Two foreign-born Florida businessmen who helped President Donald Trump’s personal lawyer Rudy Giuliani investigate political rival Joe Biden pleaded not guilty on Wednesday to illegally funnelling money to a pro-Trump election committee and other politicians.
Ukraine-born Lev Parnas and Belarus-born Igor Fruman entered their not guilty pleas to federal campaign finance charges before U.S. District Judge Paul Oetken in Manhattan.
Federal prosecutors have accused Parnas and Fruman of using a shell company to donate $325,000 US to the pro-Trump committee, America First Action, and raising money for former Texas congressman Pete Sessions as part of an effort to have the Republican president remove the U.S. ambassador to Ukraine.
In a brief statement outside the federal court building, Parnas said “many false things” have been reported in the media since the charges were filed.
“I look forward to defending myself vigorously in court and I’m certain in time truth will be revealed and I will be vindicated,” he said.
Parnas and Fruman’s arrest at a Washington-area airport earlier this month was yet another political hazard for Trump amid a fast-moving impeachment inquiry by the Democratic-led U.S. House of Representatives.
The inquiry is centred on the Republican president’s request in a July phone call for Ukrainian President Volodymyr Zelenski to investigate former vice-president Biden, a top contender for the 2020 Democratic presidential nomination. The request came after Trump had withheld $391 million US in security aid to Ukraine, which he later released.
Democrats have accused Trump of pressuring a vulnerable foreign ally to dig up dirt on a domestic political opponent for his own political benefit.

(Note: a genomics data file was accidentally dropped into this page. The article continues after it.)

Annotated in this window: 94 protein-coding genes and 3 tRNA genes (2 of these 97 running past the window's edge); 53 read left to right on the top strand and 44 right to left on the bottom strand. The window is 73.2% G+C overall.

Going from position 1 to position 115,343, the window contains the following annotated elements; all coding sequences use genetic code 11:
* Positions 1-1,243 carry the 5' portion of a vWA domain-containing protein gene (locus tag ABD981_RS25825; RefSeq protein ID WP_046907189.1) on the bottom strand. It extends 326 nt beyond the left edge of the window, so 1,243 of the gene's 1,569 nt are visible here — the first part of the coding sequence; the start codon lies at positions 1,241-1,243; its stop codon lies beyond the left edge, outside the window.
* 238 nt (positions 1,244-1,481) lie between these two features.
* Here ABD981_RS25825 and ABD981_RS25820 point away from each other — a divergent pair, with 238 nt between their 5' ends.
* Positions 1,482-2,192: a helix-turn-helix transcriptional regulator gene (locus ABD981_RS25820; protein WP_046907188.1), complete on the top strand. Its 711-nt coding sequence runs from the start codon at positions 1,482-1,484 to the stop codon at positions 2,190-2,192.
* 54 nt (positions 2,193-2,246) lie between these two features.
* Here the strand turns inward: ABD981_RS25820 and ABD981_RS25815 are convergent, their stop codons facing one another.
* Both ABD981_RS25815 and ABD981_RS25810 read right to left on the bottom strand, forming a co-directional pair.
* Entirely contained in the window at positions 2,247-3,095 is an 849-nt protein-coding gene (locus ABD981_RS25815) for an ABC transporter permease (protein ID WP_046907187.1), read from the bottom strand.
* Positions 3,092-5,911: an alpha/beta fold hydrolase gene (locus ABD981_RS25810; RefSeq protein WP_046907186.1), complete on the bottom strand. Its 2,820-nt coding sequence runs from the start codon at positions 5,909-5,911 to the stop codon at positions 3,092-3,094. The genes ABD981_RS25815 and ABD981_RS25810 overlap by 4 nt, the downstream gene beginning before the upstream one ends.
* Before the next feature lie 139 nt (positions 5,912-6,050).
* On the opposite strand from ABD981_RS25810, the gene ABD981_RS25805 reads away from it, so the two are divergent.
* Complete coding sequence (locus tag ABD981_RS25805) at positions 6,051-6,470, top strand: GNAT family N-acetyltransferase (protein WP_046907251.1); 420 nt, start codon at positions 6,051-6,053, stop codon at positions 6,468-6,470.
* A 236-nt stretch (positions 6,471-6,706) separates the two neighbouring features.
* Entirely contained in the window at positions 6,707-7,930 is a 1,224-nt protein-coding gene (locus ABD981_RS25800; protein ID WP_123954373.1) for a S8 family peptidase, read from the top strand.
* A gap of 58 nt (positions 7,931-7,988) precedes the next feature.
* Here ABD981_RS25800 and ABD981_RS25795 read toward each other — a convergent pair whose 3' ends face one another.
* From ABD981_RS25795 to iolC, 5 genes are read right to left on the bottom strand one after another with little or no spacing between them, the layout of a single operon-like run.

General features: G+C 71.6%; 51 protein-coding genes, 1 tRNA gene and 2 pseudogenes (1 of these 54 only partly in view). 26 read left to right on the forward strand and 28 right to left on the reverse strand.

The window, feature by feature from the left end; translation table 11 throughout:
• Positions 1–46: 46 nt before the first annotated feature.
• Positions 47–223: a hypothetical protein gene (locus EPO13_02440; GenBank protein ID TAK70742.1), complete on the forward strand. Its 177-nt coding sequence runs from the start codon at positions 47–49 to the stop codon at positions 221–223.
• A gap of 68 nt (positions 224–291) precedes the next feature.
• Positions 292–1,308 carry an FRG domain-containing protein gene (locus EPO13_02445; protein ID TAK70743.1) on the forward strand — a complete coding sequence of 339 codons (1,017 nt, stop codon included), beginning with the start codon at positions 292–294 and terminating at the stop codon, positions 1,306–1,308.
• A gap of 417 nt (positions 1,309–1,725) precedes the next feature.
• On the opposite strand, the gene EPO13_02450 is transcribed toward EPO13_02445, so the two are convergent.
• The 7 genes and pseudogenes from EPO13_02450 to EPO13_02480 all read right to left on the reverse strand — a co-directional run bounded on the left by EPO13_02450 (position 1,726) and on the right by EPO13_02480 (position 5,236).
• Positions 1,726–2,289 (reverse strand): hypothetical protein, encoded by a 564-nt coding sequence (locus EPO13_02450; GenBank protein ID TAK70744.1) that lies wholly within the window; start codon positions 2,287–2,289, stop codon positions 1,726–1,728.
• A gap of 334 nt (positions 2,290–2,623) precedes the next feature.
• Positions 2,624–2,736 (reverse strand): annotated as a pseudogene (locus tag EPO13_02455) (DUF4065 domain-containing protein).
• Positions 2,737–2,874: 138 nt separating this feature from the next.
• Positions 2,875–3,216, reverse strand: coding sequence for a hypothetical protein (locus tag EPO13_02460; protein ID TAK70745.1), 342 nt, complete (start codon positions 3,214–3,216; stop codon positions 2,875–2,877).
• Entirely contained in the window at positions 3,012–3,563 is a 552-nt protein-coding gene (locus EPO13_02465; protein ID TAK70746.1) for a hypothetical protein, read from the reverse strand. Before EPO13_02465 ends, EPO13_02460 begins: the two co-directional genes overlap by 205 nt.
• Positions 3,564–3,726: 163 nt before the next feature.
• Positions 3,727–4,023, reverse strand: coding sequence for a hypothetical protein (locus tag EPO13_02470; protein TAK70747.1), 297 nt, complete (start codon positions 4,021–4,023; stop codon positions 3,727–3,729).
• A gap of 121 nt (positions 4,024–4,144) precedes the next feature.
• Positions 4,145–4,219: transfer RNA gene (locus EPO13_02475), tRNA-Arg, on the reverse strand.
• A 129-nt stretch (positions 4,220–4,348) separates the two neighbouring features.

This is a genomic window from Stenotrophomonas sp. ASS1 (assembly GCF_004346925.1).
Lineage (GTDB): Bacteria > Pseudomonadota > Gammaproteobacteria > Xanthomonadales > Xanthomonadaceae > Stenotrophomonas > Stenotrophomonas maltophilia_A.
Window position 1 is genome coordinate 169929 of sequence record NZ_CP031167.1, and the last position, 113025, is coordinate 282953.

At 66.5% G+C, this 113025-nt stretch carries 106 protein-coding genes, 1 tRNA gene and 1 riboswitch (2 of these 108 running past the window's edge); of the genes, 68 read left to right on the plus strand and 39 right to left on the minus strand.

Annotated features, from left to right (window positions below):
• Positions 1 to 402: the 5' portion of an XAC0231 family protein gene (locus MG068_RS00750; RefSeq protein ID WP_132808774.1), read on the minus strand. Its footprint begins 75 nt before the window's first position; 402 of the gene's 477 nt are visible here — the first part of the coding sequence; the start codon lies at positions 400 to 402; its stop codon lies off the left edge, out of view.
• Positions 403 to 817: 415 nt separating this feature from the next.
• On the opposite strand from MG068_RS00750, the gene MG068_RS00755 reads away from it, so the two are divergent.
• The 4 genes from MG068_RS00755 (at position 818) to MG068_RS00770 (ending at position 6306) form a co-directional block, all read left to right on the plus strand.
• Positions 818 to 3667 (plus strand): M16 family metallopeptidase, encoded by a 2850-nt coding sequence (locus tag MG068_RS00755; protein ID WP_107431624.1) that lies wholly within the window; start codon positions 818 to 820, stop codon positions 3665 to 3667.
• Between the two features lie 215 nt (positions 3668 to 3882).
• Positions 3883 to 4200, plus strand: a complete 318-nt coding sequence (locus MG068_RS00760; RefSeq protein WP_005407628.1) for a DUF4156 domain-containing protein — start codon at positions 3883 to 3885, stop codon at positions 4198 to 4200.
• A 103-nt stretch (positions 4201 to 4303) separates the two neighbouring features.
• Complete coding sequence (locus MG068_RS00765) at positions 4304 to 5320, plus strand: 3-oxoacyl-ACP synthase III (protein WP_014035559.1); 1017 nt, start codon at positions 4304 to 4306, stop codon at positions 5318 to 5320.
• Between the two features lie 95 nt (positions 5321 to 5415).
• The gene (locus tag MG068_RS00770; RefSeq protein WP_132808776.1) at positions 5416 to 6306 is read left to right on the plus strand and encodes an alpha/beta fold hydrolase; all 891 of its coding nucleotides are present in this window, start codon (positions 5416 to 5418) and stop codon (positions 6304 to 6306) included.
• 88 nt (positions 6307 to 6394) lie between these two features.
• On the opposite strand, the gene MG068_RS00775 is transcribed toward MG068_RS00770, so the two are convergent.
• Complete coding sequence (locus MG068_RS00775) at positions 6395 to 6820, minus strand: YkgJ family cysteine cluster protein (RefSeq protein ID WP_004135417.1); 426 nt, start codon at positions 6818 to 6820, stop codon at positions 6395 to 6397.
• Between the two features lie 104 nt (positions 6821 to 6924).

Allegations involving ousted ambassador
Giuliani has said Parnas and Fruman helped his efforts in Ukraine to investigate Biden and Biden’s son, Hunter. The younger Biden had served as a director of Burisma, a Ukrainian energy company.
Parnas and Fruman have been asked, as part of the impeachment inquiry, to produce documents and give testimony.
Trump has denied wrongdoing and has described the impeachment probe as a partisan smear.
Prosecutors say Parnas and Fruman committed to raise $20,000 for Sessions as part of an effort to get Trump to remove U.S. Ambassador to Ukraine Marie (Masha) Yovanovitch.
That effort was carried out at the request of at least one Ukrainian official, prosecutors said.
Trump ordered Yovanovitch removed in May. Yovanovitch testified in the House impeachment inquiry on Oct. 11.
Prosecutors said Parnas and Fruman funnelled money from an unnamed Russian businessman to political candidates in several states in order to help the businessman obtain permits needed for a proposed marijuana business, which never came to fruition. U.S. law prohibits foreign donations to political campaigns.
Parnas and Fruman were each charged with two counts of conspiracy, one count of false statements and one of falsification of business records.
Two other men charged in the marijuana business scheme, Andrey Kukushkin and David Correia, pleaded not guilty last Thursday.